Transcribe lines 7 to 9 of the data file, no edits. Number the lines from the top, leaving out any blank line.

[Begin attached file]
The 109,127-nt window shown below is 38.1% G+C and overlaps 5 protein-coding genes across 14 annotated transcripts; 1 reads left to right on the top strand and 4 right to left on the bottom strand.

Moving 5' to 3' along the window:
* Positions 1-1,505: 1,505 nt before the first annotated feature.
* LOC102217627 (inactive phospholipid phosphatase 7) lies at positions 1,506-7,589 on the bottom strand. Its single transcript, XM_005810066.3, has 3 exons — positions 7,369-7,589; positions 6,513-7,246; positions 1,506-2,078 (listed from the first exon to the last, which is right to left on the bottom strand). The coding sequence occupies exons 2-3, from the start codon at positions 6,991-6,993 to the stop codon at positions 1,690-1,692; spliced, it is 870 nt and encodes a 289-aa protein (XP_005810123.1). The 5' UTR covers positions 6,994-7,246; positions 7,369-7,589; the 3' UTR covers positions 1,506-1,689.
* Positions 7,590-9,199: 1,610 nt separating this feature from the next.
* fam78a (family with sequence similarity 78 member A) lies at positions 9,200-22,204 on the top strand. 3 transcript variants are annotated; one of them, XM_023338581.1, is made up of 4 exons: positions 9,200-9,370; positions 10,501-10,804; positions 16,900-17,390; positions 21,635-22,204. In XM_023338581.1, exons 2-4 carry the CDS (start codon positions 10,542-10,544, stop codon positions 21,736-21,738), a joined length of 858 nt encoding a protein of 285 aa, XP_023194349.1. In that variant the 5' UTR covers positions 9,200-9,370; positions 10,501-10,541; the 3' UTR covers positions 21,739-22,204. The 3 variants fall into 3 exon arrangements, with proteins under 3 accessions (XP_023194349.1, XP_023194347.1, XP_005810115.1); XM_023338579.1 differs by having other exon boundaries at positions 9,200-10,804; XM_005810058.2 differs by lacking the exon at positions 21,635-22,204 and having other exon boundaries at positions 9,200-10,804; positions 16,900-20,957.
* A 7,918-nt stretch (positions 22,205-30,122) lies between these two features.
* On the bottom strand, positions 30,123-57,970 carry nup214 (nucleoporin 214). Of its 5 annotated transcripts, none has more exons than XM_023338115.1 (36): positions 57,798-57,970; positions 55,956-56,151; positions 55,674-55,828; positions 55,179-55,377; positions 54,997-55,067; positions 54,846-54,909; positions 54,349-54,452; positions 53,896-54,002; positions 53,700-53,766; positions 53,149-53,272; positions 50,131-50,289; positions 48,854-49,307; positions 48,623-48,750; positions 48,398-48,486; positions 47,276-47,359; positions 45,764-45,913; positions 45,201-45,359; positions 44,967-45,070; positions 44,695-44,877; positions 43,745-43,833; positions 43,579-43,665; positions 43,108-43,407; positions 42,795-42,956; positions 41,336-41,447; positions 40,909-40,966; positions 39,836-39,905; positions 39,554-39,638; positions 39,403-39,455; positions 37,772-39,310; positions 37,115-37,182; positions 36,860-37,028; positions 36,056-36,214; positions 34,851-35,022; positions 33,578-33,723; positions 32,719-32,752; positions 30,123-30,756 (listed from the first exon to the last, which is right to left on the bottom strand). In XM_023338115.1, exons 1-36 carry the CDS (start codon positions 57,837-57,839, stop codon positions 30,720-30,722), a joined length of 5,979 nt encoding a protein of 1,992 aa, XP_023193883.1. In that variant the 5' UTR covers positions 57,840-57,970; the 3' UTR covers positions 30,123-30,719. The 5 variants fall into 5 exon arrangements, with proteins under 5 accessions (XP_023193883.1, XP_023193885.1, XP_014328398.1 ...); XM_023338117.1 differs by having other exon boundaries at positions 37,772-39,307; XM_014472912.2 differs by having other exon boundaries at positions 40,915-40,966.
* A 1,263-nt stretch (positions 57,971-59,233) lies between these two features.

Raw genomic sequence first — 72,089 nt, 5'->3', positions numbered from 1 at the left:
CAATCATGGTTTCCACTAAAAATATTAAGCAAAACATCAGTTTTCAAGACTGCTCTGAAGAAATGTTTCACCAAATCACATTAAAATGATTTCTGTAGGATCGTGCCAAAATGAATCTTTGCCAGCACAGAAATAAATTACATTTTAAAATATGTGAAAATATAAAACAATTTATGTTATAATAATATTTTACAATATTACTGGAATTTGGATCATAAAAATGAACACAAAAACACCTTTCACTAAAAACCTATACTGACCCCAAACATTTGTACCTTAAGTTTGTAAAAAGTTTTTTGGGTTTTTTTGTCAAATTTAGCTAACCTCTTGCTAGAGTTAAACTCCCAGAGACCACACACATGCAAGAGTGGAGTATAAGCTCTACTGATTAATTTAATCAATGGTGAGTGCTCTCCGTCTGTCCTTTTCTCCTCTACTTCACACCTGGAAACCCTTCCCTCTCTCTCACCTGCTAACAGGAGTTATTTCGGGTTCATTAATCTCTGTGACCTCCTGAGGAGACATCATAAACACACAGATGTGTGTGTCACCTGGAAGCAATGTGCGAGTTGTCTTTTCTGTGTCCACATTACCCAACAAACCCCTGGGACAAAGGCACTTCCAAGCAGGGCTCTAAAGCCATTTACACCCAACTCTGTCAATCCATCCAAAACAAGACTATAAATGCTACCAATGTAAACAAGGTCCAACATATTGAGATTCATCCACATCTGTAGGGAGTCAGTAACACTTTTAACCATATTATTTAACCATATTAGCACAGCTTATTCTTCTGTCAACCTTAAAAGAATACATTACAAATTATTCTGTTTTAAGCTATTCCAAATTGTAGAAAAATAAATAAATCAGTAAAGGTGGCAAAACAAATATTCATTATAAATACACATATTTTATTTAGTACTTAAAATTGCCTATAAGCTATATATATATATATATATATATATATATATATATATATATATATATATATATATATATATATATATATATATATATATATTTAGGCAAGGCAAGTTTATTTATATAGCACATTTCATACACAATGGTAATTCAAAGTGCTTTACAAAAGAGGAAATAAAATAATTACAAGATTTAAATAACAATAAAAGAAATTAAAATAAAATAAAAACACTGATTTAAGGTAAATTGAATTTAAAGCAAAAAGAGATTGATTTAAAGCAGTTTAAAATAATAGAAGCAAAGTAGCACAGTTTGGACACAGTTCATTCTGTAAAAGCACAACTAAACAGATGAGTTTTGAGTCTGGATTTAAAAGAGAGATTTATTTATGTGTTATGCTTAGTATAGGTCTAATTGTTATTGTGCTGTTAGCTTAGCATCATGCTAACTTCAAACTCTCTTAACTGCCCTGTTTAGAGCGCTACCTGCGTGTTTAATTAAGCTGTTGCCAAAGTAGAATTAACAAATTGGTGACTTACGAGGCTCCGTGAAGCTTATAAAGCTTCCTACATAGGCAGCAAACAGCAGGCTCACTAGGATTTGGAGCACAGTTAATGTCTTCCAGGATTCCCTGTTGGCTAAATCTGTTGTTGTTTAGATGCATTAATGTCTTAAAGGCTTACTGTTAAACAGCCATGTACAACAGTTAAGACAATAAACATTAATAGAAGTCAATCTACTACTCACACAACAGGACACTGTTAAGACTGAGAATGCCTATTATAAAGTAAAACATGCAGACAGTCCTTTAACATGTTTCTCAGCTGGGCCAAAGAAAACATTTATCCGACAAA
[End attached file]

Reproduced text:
* A 7,918-nt stretch (positions 22,205-30,122) lies between these two features.
* On the bottom strand, positions 30,123-57,970 carry nup214 (nucleoporin 214). Of its 5 annotated transcripts, none has more exons than XM_023338115.1 (36): positions 57,798-57,970; positions 55,956-56,151; positions 55,674-55,828; positions 55,179-55,377; positions 54,997-55,067; positions 54,846-54,909; positions 54,349-54,452; positions 53,896-54,002; positions 53,700-53,766; positions 53,149-53,272; positions 50,131-50,289; positions 48,854-49,307; positions 48,623-48,750; positions 48,398-48,486; positions 47,276-47,359; positions 45,764-45,913; positions 45,201-45,359; positions 44,967-45,070; positions 44,695-44,877; positions 43,745-43,833; positions 43,579-43,665; positions 43,108-43,407; positions 42,795-42,956; positions 41,336-41,447; positions 40,909-40,966; positions 39,836-39,905; positions 39,554-39,638; positions 39,403-39,455; positions 37,772-39,310; positions 37,115-37,182; positions 36,860-37,028; positions 36,056-36,214; positions 34,851-35,022; positions 33,578-33,723; positions 32,719-32,752; positions 30,123-30,756 (listed from the first exon to the last, which is right to left on the bottom strand). In XM_023338115.1, exons 1-36 carry the CDS (start codon positions 57,837-57,839, stop codon positions 30,720-30,722), a joined length of 5,979 nt encoding a protein of 1,992 aa, XP_023193883.1. In that variant the 5' UTR covers positions 57,840-57,970; the 3' UTR covers positions 30,123-30,719. The 5 variants fall into 5 exon arrangements, with proteins under 5 accessions (XP_023193883.1, XP_023193885.1, XP_014328398.1 ...); XM_023338117.1 differs by having other exon boundaries at positions 37,772-39,307; XM_014472912.2 differs by having other exon boundaries at positions 40,915-40,966.
* A 1,263-nt stretch (positions 57,971-59,233) lies between these two features.